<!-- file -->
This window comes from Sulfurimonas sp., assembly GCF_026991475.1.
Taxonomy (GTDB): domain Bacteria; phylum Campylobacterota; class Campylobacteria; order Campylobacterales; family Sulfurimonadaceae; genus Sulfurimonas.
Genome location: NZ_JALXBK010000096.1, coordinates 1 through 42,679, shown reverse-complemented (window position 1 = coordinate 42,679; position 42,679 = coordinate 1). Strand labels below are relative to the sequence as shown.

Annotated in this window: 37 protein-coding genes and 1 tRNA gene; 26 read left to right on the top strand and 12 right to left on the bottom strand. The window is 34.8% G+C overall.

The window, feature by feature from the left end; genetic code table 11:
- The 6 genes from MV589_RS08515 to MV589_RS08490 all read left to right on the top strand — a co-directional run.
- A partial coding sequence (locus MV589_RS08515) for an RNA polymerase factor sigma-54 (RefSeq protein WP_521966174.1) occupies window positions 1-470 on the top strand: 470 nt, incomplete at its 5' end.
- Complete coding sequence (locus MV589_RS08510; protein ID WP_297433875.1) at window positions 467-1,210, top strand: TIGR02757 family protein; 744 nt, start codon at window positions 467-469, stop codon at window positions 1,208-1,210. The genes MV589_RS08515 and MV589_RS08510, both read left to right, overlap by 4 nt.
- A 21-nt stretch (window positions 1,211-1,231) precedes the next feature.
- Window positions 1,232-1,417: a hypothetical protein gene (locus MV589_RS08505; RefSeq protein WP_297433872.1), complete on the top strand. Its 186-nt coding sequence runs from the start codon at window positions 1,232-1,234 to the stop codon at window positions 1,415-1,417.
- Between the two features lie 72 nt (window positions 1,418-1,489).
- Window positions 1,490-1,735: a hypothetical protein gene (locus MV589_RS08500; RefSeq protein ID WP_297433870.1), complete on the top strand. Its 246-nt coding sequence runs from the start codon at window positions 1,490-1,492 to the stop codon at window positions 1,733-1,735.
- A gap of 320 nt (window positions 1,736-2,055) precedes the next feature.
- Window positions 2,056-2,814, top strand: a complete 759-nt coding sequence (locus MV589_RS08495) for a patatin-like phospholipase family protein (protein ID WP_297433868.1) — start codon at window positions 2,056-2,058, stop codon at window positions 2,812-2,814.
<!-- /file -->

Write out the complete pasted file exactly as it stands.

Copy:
This window comes from Sulfurimonas sp., assembly GCF_026991475.1.
Taxonomy (GTDB): domain Bacteria; phylum Campylobacterota; class Campylobacteria; order Campylobacterales; family Sulfurimonadaceae; genus Sulfurimonas.
Genome location: NZ_JALXBK010000096.1, coordinates 1 through 42,679, shown reverse-complemented (window position 1 = coordinate 42,679; position 42,679 = coordinate 1). Strand labels below are relative to the sequence as shown.

Annotated in this window: 37 protein-coding genes and 1 tRNA gene; 26 read left to right on the top strand and 12 right to left on the bottom strand. The window is 34.8% G+C overall.

The window, feature by feature from the left end; genetic code table 11:
- The 6 genes from MV589_RS08515 to MV589_RS08490 all read left to right on the top strand — a co-directional run.
- A partial coding sequence (locus MV589_RS08515) for an RNA polymerase factor sigma-54 (RefSeq protein WP_521966174.1) occupies window positions 1-470 on the top strand: 470 nt, incomplete at its 5' end.
- Complete coding sequence (locus MV589_RS08510; protein ID WP_297433875.1) at window positions 467-1,210, top strand: TIGR02757 family protein; 744 nt, start codon at window positions 467-469, stop codon at window positions 1,208-1,210. The genes MV589_RS08515 and MV589_RS08510, both read left to right, overlap by 4 nt.
- A 21-nt stretch (window positions 1,211-1,231) precedes the next feature.
- Window positions 1,232-1,417: a hypothetical protein gene (locus MV589_RS08505; RefSeq protein WP_297433872.1), complete on the top strand. Its 186-nt coding sequence runs from the start codon at window positions 1,232-1,234 to the stop codon at window positions 1,415-1,417.
- Between the two features lie 72 nt (window positions 1,418-1,489).
- Window positions 1,490-1,735: a hypothetical protein gene (locus MV589_RS08500; RefSeq protein ID WP_297433870.1), complete on the top strand. Its 246-nt coding sequence runs from the start codon at window positions 1,490-1,492 to the stop codon at window positions 1,733-1,735.
- A gap of 320 nt (window positions 1,736-2,055) precedes the next feature.
- Window positions 2,056-2,814, top strand: a complete 759-nt coding sequence (locus MV589_RS08495) for a patatin-like phospholipase family protein (protein ID WP_297433868.1) — start codon at window positions 2,056-2,058, stop codon at window positions 2,812-2,814.